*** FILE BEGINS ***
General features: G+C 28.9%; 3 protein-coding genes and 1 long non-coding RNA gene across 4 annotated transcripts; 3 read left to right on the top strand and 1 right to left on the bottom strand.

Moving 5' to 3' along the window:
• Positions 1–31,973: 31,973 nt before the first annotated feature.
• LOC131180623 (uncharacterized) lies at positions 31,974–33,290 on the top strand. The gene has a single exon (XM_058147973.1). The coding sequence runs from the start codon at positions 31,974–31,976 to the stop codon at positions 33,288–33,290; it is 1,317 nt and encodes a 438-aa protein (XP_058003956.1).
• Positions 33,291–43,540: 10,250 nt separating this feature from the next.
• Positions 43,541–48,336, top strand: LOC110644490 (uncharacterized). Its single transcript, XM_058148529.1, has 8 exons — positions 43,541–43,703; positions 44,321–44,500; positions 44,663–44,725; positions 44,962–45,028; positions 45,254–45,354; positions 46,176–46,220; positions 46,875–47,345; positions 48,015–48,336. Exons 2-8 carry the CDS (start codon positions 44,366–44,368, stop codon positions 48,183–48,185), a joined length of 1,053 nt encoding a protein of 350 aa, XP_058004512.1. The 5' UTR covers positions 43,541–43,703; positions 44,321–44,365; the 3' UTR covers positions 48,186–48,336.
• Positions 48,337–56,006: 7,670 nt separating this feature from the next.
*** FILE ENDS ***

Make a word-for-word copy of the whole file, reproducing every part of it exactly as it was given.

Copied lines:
General features: G+C 28.9%; 3 protein-coding genes and 1 long non-coding RNA gene across 4 annotated transcripts; 3 read left to right on the top strand and 1 right to left on the bottom strand.

Moving 5' to 3' along the window:
• Positions 1–31,973: 31,973 nt before the first annotated feature.
• LOC131180623 (uncharacterized) lies at positions 31,974–33,290 on the top strand. The gene has a single exon (XM_058147973.1). The coding sequence runs from the start codon at positions 31,974–31,976 to the stop codon at positions 33,288–33,290; it is 1,317 nt and encodes a 438-aa protein (XP_058003956.1).
• Positions 33,291–43,540: 10,250 nt separating this feature from the next.
• Positions 43,541–48,336, top strand: LOC110644490 (uncharacterized). Its single transcript, XM_058148529.1, has 8 exons — positions 43,541–43,703; positions 44,321–44,500; positions 44,663–44,725; positions 44,962–45,028; positions 45,254–45,354; positions 46,176–46,220; positions 46,875–47,345; positions 48,015–48,336. Exons 2-8 carry the CDS (start codon positions 44,366–44,368, stop codon positions 48,183–48,185), a joined length of 1,053 nt encoding a protein of 350 aa, XP_058004512.1. The 5' UTR covers positions 43,541–43,703; positions 44,321–44,365; the 3' UTR covers positions 48,186–48,336.
• Positions 48,337–56,006: 7,670 nt separating this feature from the next.